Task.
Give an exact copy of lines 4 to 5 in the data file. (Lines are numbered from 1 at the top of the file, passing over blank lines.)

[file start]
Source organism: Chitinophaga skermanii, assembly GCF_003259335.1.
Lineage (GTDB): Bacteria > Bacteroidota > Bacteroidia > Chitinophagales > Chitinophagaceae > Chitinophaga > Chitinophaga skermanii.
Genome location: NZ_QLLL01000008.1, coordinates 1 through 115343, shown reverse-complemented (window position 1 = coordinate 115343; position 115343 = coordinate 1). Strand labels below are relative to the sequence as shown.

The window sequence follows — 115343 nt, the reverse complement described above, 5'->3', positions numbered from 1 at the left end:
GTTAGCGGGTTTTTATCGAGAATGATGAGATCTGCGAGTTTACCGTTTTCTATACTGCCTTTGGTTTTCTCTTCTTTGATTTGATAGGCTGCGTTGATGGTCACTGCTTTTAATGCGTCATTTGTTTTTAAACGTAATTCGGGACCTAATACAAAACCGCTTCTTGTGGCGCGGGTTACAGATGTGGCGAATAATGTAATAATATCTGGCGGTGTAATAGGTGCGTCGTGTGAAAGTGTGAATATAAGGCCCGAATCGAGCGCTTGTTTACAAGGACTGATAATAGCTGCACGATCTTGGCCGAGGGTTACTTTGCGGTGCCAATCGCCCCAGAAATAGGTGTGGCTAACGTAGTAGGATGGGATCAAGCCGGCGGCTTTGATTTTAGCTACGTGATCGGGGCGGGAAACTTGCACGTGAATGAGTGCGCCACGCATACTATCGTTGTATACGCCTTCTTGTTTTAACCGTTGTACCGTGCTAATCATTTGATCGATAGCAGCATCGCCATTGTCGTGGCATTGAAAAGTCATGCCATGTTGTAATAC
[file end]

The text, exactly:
The window sequence follows — 115343 nt, the reverse complement described above, 5'->3', positions numbered from 1 at the left end:
GTTAGCGGGTTTTTATCGAGAATGATGAGATCTGCGAGTTTACCGTTTTCTATACTGCCTTTGGTTTTCTCTTCTTTGATTTGATAGGCTGCGTTGATGGTCACTGCTTTTAATGCGTCATTTGTTTTTAAACGTAATTCGGGACCTAATACAAAACCGCTTCTTGTGGCGCGGGTTACAGATGTGGCGAATAATGTAATAATATCTGGCGGTGTAATAGGTGCGTCGTGTGAAAGTGTGAATATAAGGCCCGAATCGAGCGCTTGTTTACAAGGACTGATAATAGCTGCACGATCTTGGCCGAGGGTTACTTTGCGGTGCCAATCGCCCCAGAAATAGGTGTGGCTAACGTAGTAGGATGGGATCAAGCCGGCGGCTTTGATTTTAGCTACGTGATCGGGGCGGGAAACTTGCACGTGAATGAGTGCGCCACGCATACTATCGTTGTATACGCCTTCTTGTTTTAACCGTTGTACCGTGCTAATCATTTGATCGATAGCAGCATCGCCATTGTCGTGGCATTGAAAAGTCATGCCATGTTGTAATAC